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Maria Antonia De Francesco, Giuseppe Ravizzola, Laura Peroni, Riccardo Negrini, Nino Manca
Med Sci Monit 2007; 13(6): BR136-144
Background: Urinary tract infections are associated with substantial morbidity and recurrent infections. Antibiotic therapy is generally initiated empirically because early treatment decreases the rate of morbidity resulting from UTI. Unfortunately, antibiotic resistance has become an increasingly pressing problem in many countries. In this study, the resistance patterns of urinary isolates to commonly used antimicrobials were determined in order to evaluate the options for empirical antibiotic therapy of UTI in out- and in- patients.
Material/Methods: A retrospective study was carried out on urine samples examined in this laboratory in 2002–2005. The isolates were divided into the following three groups: isolates from hospital inpatients, isolates from community outpatients, and isolates from catheterized patients.
Results: Escherichia coli was the most common etiologic agent isolated, followed by Enterococcus faecalis and Klebsiella pneumoniae. Over the four-year period, a decrease in the isolation of Pseudomonas aeruginosa and a parallel increase in Candida spp. in hospitalized patients were observed. Against Gram-positive isolates, enterococci in particular, ampicillin and glycopeptides demonstrated the best, most consistent activity. Among Escherichia coli isolates, nitrofurantoin, cephalosporins, and penicillin/betalactams were the best options for therapeutic treatment because of the presence of a rate of resistance to cotrimoxazole and fluoroquinolones of over 10%, while the most active drug against Pseudomonas aeruginosa was piperacillin/tazobactam.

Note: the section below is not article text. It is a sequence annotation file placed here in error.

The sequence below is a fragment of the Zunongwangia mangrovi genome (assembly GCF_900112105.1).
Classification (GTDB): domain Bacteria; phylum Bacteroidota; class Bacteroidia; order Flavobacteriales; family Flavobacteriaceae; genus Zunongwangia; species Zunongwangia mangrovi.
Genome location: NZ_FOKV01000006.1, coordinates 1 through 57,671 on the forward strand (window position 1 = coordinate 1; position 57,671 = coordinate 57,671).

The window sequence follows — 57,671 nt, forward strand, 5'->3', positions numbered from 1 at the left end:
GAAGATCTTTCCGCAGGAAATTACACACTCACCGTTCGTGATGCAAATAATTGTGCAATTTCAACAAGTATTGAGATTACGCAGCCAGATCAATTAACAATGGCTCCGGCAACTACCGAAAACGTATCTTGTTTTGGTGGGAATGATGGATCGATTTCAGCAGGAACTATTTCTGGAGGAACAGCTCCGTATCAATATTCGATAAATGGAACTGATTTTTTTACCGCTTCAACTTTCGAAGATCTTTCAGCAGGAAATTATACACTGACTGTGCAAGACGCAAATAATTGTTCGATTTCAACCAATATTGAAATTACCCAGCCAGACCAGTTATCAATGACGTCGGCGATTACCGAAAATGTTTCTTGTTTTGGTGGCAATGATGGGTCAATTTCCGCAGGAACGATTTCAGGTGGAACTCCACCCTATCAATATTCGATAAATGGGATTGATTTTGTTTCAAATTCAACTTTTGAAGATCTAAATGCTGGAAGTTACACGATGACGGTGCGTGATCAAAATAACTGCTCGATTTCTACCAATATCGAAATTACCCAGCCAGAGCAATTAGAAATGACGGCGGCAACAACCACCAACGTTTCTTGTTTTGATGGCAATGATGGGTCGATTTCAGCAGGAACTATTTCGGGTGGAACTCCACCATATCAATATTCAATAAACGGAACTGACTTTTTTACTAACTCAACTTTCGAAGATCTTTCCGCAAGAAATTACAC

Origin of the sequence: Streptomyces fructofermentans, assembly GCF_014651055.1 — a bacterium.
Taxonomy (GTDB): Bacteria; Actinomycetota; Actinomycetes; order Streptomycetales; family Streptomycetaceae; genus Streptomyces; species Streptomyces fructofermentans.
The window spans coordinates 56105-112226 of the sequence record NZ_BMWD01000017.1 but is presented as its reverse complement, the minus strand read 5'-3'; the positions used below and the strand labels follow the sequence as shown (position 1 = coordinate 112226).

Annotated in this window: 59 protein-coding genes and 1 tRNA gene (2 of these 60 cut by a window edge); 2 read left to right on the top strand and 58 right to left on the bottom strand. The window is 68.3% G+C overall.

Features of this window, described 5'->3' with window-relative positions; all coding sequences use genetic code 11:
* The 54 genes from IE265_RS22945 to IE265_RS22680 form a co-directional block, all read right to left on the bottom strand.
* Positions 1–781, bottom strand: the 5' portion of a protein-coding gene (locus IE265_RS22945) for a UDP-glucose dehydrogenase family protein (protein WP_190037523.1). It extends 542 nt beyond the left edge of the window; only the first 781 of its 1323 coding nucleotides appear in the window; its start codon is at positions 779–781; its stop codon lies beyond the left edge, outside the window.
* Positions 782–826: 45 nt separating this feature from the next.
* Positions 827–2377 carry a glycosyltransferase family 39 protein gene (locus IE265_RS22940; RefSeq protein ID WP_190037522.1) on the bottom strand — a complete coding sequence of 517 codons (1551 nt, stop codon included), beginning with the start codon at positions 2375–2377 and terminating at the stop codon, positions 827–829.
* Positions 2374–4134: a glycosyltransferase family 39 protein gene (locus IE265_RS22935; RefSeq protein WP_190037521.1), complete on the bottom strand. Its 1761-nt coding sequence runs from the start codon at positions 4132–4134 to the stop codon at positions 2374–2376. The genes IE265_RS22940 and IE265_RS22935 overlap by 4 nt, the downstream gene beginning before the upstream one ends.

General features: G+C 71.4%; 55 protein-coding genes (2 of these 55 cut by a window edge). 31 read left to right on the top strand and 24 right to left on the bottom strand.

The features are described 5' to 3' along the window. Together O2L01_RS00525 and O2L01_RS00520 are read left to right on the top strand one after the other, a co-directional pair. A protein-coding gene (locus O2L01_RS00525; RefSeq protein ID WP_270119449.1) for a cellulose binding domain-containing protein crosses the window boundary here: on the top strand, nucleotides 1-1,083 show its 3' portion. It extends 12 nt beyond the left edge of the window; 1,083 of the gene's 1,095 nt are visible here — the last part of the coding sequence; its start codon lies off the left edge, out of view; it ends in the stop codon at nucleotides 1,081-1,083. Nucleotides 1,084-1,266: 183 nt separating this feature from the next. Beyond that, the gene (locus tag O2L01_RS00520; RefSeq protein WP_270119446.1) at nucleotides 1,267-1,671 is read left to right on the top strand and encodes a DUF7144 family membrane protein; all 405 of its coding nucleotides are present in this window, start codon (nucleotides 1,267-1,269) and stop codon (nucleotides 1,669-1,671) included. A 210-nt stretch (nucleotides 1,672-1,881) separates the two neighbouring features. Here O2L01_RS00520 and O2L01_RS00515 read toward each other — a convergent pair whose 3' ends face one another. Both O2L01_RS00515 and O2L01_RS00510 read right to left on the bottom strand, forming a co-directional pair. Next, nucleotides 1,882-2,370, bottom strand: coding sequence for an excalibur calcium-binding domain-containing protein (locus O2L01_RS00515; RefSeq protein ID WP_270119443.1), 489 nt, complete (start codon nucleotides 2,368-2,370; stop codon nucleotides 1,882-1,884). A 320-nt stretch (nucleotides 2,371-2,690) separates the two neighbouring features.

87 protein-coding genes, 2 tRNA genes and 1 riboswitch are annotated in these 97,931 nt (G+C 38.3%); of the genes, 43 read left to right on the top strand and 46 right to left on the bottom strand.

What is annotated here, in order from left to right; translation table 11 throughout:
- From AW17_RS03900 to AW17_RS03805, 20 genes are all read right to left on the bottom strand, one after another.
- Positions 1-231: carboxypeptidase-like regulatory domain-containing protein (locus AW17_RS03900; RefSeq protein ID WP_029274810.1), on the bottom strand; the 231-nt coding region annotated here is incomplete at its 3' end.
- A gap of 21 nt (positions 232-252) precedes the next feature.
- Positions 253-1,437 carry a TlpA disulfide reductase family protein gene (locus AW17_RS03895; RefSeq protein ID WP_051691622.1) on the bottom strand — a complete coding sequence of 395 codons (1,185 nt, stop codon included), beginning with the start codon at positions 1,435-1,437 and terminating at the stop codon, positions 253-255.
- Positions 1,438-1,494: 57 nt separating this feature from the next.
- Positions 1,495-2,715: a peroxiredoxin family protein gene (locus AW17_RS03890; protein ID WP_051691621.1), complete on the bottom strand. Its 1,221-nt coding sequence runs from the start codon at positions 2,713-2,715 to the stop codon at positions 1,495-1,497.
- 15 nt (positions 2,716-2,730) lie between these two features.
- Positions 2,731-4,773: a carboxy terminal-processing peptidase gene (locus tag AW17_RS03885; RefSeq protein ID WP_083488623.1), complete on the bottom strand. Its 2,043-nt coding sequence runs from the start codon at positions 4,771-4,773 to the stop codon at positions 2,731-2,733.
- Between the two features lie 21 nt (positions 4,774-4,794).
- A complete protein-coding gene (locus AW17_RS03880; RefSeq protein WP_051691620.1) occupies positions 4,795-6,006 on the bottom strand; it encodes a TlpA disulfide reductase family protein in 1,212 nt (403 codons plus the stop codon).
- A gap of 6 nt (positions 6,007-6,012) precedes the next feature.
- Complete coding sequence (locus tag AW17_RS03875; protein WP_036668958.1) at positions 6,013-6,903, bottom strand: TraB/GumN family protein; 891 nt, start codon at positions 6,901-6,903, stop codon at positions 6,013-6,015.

Conclusions: Region-specific surveillance studies provide additional information about the type of pathogens causing UTIs and their antimicrobial susceptibility patterns. Therefore, these data can serve as a basis to develop national country-specific guidelines for the empirical treatment of UTIs.